A new smartwatch appears mysteriously in the mail, what could go wrong?
According to the Department of the Army Criminal Investigation Division, a lot. It seems service members have been receiving unsolicited smartwatches in the mail.
When activated, these watches attempt to auto-connect to Wi-Fi and begin trying to connect to cell phones unprompted. Once connected to a smartphone they push malware to the phone which attempts to access saved data such as banking information, contacts, and account information like usernames and passwords. The malware also may try to access both voice and cameras on the phone. In a military context, simply reporting the geolocation of the watch could prove dangerous.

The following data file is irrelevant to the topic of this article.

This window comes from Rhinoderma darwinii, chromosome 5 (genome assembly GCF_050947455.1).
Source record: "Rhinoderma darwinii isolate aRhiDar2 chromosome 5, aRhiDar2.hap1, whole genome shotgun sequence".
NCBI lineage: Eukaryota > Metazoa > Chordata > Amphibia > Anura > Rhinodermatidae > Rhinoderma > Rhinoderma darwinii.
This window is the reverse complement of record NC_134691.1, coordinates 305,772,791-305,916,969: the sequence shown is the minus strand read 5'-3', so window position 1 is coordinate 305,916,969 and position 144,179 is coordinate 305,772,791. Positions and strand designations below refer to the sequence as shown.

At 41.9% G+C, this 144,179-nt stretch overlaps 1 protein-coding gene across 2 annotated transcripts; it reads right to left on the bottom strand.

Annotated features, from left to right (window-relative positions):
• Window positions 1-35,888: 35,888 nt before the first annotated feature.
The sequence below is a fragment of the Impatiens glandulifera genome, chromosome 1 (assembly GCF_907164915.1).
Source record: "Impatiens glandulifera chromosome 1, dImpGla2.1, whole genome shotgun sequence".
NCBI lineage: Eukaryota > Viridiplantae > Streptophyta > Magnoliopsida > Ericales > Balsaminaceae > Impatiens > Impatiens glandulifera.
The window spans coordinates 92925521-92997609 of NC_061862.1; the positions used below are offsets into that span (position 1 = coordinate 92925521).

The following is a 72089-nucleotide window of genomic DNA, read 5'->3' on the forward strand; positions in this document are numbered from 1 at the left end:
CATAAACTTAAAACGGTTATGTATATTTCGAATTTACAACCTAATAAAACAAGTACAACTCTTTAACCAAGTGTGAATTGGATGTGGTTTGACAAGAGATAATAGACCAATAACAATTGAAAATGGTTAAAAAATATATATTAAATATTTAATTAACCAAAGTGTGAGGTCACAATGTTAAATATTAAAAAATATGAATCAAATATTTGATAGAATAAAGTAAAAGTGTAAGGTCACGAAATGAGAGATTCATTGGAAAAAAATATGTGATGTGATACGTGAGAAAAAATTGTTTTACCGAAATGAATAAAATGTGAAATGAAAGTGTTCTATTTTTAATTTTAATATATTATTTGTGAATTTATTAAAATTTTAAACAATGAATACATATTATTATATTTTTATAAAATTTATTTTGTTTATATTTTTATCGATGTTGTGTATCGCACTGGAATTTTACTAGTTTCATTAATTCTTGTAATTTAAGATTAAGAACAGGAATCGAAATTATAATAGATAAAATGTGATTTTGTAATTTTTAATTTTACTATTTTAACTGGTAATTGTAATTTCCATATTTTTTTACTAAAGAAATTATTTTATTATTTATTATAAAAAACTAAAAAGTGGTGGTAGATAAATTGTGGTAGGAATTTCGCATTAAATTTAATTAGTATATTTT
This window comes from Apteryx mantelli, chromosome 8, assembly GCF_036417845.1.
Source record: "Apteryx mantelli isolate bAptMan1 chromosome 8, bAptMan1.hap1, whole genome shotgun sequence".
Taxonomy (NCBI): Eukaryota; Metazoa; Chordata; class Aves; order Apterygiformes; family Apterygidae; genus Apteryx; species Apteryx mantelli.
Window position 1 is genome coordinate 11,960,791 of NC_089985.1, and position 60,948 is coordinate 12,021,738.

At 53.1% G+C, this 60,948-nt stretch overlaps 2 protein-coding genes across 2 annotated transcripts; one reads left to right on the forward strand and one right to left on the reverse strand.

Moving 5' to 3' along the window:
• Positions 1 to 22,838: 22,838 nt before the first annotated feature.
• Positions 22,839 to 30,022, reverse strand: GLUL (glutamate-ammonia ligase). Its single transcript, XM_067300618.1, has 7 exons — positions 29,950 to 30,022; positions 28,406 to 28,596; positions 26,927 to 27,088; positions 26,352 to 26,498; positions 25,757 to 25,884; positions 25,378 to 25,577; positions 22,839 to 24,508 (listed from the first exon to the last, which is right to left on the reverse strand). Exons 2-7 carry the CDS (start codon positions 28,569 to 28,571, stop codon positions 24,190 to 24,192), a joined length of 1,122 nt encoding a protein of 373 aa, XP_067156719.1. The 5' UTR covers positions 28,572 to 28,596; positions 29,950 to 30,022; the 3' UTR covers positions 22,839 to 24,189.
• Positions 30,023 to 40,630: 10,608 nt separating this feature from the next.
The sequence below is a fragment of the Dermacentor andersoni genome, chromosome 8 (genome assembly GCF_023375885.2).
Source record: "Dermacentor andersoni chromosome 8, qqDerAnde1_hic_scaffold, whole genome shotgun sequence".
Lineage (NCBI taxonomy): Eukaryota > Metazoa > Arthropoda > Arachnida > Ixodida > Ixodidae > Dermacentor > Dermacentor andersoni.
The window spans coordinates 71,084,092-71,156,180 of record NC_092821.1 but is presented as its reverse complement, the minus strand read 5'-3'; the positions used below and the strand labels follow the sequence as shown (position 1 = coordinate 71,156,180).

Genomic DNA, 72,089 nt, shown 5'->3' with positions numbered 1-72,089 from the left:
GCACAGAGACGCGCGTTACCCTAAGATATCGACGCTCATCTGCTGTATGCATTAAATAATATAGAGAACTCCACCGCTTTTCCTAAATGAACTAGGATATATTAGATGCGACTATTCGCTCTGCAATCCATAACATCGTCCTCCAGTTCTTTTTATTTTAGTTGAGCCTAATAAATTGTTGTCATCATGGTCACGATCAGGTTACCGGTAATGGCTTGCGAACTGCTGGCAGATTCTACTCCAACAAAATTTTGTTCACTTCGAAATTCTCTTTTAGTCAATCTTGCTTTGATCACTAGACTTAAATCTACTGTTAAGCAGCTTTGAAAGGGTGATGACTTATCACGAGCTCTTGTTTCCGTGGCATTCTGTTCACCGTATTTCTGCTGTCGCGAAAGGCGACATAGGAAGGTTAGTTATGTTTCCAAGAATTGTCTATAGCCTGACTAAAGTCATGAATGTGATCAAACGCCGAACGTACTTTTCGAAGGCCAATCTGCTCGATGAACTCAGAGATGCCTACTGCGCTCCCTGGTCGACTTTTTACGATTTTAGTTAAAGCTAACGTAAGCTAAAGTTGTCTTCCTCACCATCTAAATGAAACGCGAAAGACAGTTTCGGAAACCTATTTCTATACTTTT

Be careful and deliberate on the access you grant to your smartphone, be that for an application you download or an external device.
Beware of strangers bearing gifts
Attackers no longer need to hide soldiers in a horse statue and leave it outside the gate, they can stick the Trojan in a watch and mail it.
Source: Department of the Army Criminal Investigation Division
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